In the framework of classical physics and general relativity, the number of points in spacetime is treated like a continuous set, that is to say a set with the same cardinality of the real numbers. But in some quantum-gravity models, spacetime becomes discrete at tiny scales: scales of the order of the Planck length, $l_P \simeq 1.62 \cdot 10^{-35}$ m.

Of course it is extremely difficult to probe the property of spacetime at such tiny scales, so we currently don't really know wether spacetime is continuous or not. But if it is, it would be an example of an uncountable entity in physics.

See also this question and this article.

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Many things in mathematics and physics can effectively be done with countable models. One thing were countable models might be insufficient is game theory with probability and independence. Say one player uses a probabilistic strategy involving a true source of randomness, and even his most powerful and omniscient opponent is unable to predict the future outcome of the source of randomness (even so he might be able to know the probabilistic strategy used by the player).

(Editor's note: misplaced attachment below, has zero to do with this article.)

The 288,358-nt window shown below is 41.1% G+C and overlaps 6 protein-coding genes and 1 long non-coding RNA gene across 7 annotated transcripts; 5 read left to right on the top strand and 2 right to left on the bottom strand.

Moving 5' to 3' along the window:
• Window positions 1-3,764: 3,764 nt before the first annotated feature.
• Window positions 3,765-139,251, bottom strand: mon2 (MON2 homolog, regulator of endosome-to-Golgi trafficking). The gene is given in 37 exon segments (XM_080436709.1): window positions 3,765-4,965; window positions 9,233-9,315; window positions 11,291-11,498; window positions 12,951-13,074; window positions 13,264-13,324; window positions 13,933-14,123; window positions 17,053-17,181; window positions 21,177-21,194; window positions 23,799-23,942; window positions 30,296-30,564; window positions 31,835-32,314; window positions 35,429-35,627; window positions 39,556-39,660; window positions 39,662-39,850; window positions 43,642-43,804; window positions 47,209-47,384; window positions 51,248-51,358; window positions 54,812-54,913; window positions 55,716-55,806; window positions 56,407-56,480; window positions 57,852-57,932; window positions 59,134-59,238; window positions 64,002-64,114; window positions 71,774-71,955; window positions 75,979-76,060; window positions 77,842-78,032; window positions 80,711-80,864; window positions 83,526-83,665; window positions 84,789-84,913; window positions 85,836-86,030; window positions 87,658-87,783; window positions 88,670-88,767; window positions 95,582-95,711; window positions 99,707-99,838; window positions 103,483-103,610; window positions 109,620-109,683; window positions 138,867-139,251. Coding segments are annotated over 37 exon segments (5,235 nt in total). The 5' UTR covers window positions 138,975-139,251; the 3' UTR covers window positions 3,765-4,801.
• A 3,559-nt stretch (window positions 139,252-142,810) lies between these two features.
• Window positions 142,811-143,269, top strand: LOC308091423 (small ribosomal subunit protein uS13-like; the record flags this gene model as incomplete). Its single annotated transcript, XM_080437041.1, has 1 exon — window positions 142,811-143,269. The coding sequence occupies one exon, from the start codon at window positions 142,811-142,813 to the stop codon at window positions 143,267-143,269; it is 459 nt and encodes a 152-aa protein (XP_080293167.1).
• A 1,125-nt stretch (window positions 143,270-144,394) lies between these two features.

The intuition here is that independence might be a property which needs enormous amounts of space. Maybe one doesn't even need randomness for this, the phenomenon of independence already occurs for Henkin quantifiers without any randomness. Note however that I didn't even (try to) prove in any meaningful way that uncountability is required for stochastic independence.

If you believe that uncountability simply doesn't exist in the physical world, then you can just declare that randomness and independence are only apparent phenomena with no truly physical basis, like Max Tegmark did for his Mathematical Universe Hypothesis.